Gareth Southgate should remain as England manager and then be kept on by the Football Association to help shape the future of the game in this country, says Gary Neville.
England bowed out of the World Cup after losing 2-1 to the holders France in the quarter-finals, and Southgate has told his bosses at the FA he needs some time to consider his future.
Southgate has been in the role since 2016, guiding England to the semi-finals of the 2018 World Cup, as well as the final of Euro 2020, and Neville believes the 51-year-old – who is contracted until 2024 – should stay on in his role.
“I actually hope he doesn’t go back into club management,” he told the Sky Sports World Cup podcast. “I look at him and think there’s no English person alive who has got more experience at major tournaments, junior tournaments and playing for his country.
“He has seen it all and I think he should be kept within the system to design the future. He has been there for 10 years, we’ve had great success with the women’s teams, with the younger teams, and I think we’ve had really good success with the men’s team, and I feel like he has seen that improvement in performance and culture over 10 years. I would like him to stay with the FA beyond his coaching role.”
However, Neville does think Southgate needs to make a decision quickly and not let things drag on too far into the new year, with England playing Italy in Naples in March in a Euro 2024 qualifier.
Gareth is an honest man with great integrity who will make the decision that is right for him and the FA. It feels to me like 18 months is right and Gareth doing this next tournament, maybe knowing there’s a succession plan in place, would feel right to me.
“It was a seven or a seven-and-a-half. A good score. Par,” said Neville of England’s overall World Cup display in Qatar. “I think we always knew there was a collision course coming, more than likely with France in the quarter-final, and it was a game we could lose.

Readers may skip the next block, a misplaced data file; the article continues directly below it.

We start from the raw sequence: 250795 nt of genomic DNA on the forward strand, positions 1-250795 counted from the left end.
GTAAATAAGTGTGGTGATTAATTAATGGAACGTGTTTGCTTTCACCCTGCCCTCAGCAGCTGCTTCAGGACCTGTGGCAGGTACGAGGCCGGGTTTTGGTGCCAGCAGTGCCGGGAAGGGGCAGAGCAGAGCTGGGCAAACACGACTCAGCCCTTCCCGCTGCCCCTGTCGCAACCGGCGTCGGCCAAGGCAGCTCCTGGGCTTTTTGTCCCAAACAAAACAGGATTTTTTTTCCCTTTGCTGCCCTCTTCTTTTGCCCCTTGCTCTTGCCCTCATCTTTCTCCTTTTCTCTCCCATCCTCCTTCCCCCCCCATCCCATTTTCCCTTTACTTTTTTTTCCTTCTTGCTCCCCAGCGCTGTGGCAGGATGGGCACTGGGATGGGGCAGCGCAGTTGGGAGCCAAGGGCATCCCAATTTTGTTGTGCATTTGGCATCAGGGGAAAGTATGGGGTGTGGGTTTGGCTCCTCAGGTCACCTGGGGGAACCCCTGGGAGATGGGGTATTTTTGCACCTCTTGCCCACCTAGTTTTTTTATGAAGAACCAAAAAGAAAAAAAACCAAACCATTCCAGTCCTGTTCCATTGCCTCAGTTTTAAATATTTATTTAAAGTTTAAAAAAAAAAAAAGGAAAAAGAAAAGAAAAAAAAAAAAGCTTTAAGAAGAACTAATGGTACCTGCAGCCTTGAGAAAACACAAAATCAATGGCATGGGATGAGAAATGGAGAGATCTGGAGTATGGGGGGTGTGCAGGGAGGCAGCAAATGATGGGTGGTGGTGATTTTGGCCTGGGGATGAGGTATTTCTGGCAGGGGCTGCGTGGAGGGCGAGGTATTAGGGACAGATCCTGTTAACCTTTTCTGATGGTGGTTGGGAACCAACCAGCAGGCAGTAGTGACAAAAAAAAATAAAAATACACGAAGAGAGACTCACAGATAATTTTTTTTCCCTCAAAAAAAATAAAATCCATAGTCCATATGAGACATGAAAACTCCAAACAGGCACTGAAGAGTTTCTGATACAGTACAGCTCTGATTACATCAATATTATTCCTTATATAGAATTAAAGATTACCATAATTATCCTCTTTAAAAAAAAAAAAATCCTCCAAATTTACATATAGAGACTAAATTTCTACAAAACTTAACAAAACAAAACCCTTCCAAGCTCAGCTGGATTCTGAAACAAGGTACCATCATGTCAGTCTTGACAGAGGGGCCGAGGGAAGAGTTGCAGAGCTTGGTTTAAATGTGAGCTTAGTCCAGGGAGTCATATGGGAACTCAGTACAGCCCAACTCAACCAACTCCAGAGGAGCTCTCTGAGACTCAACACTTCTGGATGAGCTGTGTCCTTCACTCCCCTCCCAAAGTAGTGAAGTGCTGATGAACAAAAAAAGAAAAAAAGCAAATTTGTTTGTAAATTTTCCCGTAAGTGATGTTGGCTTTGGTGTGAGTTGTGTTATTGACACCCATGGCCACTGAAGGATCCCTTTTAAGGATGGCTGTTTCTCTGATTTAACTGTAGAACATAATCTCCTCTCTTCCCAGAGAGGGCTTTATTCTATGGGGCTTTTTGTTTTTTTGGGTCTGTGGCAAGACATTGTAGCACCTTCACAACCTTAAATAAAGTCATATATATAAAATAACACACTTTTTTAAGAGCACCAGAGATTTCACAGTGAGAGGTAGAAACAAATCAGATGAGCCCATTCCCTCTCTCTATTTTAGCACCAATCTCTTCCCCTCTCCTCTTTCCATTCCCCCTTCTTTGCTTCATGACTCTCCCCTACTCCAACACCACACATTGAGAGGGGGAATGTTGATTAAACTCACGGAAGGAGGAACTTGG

“Everybody who had read the script before the tournament knew England’s path, knew France’s path, and knew that we were going to be facing [Antoine]Griezmann, [Kylain] Mbappe and [Karim] Benzema or [Olivier] Giroud.
“We knew we were going to be in for one hell of a game and one hell of a fight, and that game wasn’t a coin flip, I think it was always a 60-40 to France, they were always favourites.
“We went out but we played really well in the game and there were two or three things that went against us in that match. Penalties not given, fouls not given, Harry missing a penalty even though you would trust him with your life. Things like that happen in football, it’s everyday business.
“I don’t feel too different today than I did straight after the game. That was one of the best performances I’ve seen from an England team playing against a top team at a tournament.
“I knew it was a game we could lose and I’m not going to get angry about it when it could have gone our way.
“There will be those who are listening, who say, ‘You’ve got to have someone who gets us over the line, you’ve got to have someone who has a winning mentality, you’ve got to change the manager.’
“I get that, it sounds beautiful and wonderful, but I remember us getting rid of Bobby Robson in 1990. I remember us getting rid of Terry Venables in 1996. It didn’t go particularly well straight after those tournaments and I think Gareth is doing a very good job and one more tournament for me feels right.